Is This Really Internet Time? Sorry, you’re Still in Jersey
“Internet Time.” Ah yes, futuristic, yet contemporary, very cool, post dot.com pervasive, chic, fast, efficient, lots of black clothing. Here’s the 411, though: “Internet Time” for most websites can be more like the New Jersey Garden State Parkway on a sunny Saturday afternoon in mid-July – balky, slow, subject to maddening stoppages, and relying on legacy-style manual reporting by frustrated customers to identify its problems. A recent OAUG ResearchLine/DBTA study confirms the worst: Your organization is investing substantial time and resources in a website designed for e-commerce or to service customers, but in most cases, the customer experience is significantly worse than your organization fully appreciates. Now the really bad news, you are losing money … and losing it directly to your competitors as a result.
That is terrible, isn’t it? You may be thinking that those “other guys” need to get their act together. Think again. Do you have automated reporting for customer experience problems? No? Well, you are not alone, because practically nobody has them in place. Most problems are manually reported by irate, frustrated, and otherwise unsatisfied customers. Manually reported! How does that sound as a customer service strategy? To me, that feels like the “thanks” you get from old Bertha in the manual change lane at the Driscoll Bridge Toll Plaza on the GSP – “Yeah, we know it’s a lousy system. Waddya want, it’s Jersey.”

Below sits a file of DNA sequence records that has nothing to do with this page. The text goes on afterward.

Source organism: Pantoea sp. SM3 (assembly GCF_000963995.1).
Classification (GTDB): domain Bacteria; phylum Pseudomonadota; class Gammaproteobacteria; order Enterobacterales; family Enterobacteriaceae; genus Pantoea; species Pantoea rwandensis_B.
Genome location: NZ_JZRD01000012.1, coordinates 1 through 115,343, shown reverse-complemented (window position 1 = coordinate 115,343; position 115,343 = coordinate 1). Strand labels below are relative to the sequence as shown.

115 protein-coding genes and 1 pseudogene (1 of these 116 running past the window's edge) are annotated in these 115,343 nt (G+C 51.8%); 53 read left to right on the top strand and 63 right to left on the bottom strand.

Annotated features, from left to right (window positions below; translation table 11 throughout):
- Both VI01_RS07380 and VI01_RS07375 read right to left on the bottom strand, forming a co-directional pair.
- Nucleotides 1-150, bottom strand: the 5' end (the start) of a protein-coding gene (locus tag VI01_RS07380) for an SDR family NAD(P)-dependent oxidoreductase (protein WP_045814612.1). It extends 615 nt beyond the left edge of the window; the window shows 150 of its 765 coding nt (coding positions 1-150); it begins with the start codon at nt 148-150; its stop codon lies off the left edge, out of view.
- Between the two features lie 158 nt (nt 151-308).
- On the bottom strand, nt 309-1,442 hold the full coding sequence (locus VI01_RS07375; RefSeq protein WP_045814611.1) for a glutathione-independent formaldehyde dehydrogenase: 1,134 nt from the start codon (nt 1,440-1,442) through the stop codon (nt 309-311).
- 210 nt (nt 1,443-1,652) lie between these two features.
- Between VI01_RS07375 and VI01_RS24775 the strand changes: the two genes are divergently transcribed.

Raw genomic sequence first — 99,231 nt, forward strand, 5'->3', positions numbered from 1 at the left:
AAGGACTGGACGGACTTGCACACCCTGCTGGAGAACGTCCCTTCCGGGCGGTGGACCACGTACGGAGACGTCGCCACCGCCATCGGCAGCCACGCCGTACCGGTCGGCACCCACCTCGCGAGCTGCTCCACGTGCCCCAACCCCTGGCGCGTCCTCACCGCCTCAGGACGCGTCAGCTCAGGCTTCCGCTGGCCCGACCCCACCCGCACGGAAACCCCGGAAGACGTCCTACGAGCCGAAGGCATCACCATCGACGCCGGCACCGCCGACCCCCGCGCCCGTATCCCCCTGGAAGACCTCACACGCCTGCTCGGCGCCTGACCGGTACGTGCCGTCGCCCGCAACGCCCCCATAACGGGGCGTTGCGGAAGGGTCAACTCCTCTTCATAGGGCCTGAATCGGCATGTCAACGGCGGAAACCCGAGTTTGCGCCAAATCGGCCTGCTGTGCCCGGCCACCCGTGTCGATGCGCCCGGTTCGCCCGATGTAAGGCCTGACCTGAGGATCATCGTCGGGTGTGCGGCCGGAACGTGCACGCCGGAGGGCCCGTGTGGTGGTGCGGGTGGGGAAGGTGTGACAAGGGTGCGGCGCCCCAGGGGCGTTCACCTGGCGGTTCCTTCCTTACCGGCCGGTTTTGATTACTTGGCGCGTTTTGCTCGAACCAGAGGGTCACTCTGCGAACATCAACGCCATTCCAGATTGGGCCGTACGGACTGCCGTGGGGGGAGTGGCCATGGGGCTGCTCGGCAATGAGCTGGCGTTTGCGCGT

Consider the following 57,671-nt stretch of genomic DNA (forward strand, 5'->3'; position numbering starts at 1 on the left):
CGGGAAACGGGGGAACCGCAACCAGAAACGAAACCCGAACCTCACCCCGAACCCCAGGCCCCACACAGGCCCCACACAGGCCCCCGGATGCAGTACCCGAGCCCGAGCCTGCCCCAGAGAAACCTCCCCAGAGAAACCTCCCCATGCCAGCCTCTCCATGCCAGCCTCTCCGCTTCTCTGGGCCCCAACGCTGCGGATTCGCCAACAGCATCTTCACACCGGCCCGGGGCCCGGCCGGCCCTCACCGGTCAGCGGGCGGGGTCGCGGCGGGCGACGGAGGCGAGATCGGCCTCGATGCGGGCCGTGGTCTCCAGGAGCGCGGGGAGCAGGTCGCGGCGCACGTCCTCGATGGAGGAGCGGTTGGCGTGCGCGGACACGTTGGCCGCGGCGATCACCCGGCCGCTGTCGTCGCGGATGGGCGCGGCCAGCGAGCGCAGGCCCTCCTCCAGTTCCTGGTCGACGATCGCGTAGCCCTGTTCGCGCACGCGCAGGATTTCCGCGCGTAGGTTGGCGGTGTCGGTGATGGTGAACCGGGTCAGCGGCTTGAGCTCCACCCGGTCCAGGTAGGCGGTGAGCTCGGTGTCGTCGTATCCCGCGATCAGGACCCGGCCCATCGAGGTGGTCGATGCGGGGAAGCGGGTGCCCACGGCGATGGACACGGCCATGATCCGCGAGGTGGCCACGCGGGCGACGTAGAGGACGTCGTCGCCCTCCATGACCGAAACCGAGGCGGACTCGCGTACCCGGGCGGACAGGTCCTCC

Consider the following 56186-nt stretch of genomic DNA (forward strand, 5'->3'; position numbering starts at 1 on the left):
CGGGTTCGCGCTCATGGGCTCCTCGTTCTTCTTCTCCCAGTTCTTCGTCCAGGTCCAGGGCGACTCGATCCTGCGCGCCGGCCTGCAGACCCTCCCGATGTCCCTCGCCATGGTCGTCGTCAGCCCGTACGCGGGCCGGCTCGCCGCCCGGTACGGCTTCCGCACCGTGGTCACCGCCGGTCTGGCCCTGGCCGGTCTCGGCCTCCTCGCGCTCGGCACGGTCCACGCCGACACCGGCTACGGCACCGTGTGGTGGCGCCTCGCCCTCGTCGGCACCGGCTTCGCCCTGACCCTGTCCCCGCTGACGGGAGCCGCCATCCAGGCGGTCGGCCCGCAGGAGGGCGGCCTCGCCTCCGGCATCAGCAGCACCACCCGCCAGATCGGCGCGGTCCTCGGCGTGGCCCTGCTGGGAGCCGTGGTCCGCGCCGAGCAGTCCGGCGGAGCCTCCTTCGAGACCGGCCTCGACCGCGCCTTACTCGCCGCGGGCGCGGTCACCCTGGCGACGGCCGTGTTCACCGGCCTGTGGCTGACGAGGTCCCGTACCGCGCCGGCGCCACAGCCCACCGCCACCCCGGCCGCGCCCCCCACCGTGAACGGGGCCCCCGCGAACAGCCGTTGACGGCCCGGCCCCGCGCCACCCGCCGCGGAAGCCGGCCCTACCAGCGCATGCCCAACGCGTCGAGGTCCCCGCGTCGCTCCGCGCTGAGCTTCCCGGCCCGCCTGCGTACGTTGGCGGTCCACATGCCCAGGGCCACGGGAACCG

There used to be a rule-of-thumb in print publishing that one letter to the editor represented 10,000 actual readers. So, what does one report of website failure represent in terms of poor user experience? And what do the losses from these failures add up to in both the short-term and the long-term? We have posed a few questions here and you will too after you have had a chance to download and read the OAUG ResearchLine/DBTA report “Performance Under Pressure: The State of Enterprise Web Application Quality and Availability” without registration or any charge for OAUG members at: http://www.oaug.org/login.aspx?ref=/communications/publications/researchline/2009-07execsumm.pdf
Or you can email me directly for a copy at email@example.com.
Ex-governor Jim McGreevey (yes, that Jim McGreevey) actually automated and upgraded the user experience on the Garden State Parkway, proudly bringing us gum-chewing, consonant-dropping, but ever-popular Jerseyans into the new millennium. Personally, though, I still use the manual lanes and avoid E-ZPass. I’ve had enough experience dealing with New Jersey to know that no system here in the Garden State remains fully “on the level” and the best way to avoid unpleasant surprises is to avoid entanglements. Another couple of years of bad customer experience with your website just might have a similar effect on your customers.
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